The Dreams Of A London-Bound Miler

One of America's fastest milers admits he wasn't very good when he first started.

One of America’s fastest milers admits he wasn’t very good when he first started.

It may not seem obvious now, but there once was a time when Leo Manzano would lose a race. Coming from humble roots in Mexico, the former University of Texas middle-distance specialist would race his grandfather and perpetually come up short–until the day his grandfather broke his foot.

“That was the first time I won,” recalls Manzano, now 26 years old.

Manzano boasts impressive times on the track. He’s run 3:32 for 1,500 meters and is a 3:50 miler, making him one of the most decorated NCAA runners in collegiate history. When he was four years old, Manzano moved to Granite Shoals, Texas where his father worked as a machine operator for a granite quarry. His mother also worked outside the home, holding down numerous odd jobs.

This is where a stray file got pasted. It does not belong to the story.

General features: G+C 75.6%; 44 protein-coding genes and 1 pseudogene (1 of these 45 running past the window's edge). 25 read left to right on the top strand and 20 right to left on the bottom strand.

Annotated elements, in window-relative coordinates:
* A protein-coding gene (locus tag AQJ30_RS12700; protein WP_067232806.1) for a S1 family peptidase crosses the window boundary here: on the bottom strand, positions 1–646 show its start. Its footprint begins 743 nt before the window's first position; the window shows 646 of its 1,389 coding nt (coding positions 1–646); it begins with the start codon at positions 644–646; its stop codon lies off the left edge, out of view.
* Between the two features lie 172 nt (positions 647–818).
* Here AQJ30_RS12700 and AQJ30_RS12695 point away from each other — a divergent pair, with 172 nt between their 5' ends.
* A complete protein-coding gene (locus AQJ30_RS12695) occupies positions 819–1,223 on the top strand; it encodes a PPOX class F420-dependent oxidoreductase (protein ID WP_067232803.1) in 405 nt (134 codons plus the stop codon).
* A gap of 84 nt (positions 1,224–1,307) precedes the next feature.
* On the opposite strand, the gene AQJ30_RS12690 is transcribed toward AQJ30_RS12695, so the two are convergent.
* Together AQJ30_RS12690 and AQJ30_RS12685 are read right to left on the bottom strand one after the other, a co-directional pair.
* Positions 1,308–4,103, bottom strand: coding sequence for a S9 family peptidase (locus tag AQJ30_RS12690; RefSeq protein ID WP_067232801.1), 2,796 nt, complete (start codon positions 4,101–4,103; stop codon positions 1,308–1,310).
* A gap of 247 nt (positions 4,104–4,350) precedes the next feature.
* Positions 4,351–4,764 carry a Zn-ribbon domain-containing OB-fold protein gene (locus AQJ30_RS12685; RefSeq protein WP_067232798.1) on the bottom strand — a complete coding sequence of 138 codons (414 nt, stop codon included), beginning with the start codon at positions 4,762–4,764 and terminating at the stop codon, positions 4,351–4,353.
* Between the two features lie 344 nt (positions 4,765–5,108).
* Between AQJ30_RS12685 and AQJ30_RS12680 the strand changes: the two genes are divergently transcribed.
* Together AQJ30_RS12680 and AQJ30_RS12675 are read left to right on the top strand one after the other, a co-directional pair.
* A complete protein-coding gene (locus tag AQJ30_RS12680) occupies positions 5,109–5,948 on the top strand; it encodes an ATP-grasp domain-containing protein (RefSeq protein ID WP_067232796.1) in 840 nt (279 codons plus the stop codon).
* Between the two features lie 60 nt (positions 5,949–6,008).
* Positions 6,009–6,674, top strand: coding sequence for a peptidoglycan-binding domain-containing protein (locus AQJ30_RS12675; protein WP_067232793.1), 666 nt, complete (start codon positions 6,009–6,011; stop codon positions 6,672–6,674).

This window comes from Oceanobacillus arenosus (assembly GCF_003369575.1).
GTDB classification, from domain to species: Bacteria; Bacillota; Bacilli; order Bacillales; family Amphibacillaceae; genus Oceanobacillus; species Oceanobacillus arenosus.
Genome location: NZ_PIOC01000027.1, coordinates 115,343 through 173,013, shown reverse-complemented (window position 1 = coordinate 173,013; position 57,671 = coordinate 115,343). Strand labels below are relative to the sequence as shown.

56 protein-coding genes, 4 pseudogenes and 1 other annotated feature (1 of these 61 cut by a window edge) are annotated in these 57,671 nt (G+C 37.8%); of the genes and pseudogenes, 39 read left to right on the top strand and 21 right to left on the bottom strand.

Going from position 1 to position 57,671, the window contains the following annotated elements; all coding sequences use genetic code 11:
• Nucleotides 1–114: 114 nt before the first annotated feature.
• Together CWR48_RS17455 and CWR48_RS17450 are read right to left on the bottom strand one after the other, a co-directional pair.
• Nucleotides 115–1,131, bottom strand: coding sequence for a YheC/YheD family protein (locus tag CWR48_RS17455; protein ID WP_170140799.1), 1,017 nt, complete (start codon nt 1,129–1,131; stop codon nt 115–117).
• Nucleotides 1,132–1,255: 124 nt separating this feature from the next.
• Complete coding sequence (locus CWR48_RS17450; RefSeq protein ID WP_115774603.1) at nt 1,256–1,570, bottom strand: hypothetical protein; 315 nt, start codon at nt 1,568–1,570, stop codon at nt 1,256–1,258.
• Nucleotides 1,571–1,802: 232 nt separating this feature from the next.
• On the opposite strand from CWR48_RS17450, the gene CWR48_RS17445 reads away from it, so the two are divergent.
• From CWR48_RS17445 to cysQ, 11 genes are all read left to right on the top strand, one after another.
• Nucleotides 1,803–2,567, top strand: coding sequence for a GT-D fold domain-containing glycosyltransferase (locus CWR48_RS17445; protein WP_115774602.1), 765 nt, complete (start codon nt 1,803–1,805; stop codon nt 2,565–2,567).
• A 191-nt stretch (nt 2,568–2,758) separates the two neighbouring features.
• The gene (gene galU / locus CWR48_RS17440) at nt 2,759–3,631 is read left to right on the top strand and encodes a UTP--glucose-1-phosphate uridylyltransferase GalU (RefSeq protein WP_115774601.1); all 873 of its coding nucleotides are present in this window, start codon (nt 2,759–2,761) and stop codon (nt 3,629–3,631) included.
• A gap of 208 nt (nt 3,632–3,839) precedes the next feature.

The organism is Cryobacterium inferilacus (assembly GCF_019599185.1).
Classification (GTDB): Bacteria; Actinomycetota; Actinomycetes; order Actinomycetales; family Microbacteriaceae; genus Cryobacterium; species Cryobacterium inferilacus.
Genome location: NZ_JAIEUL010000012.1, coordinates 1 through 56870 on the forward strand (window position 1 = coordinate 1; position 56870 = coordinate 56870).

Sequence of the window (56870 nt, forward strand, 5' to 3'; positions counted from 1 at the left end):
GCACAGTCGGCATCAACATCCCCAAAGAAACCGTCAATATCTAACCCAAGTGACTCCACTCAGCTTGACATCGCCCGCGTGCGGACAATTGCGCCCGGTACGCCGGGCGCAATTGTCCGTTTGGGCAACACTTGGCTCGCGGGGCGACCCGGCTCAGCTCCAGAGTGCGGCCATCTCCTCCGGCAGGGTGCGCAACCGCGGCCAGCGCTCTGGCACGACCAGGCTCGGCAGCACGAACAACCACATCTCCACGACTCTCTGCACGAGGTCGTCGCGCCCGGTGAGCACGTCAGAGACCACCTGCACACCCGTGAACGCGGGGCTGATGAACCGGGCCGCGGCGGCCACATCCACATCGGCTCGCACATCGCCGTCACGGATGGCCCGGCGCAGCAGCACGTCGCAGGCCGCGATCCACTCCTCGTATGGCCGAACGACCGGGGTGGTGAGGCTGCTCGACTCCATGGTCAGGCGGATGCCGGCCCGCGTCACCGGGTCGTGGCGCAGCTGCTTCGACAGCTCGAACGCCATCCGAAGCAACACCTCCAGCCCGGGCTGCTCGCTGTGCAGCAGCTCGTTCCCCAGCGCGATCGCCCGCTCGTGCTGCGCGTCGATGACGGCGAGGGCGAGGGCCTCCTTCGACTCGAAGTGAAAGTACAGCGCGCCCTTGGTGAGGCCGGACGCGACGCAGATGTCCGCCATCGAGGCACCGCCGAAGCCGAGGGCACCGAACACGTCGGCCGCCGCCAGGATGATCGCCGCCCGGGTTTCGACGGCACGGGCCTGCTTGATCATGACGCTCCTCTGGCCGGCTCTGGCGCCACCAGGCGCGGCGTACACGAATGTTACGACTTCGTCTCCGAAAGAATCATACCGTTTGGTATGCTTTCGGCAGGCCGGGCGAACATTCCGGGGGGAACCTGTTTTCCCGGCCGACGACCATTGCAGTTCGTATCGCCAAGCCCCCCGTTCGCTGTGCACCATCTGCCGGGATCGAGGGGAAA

The summer after sixth grade, Manzano joined his first track program. “I actually wasn’t that good at first,” he admits.

At first, his hard-working parents discouraged Manzano from running. “All they saw was I was running and had no job. They thought, ‘What are you doing wasting your time?'” he recalls.

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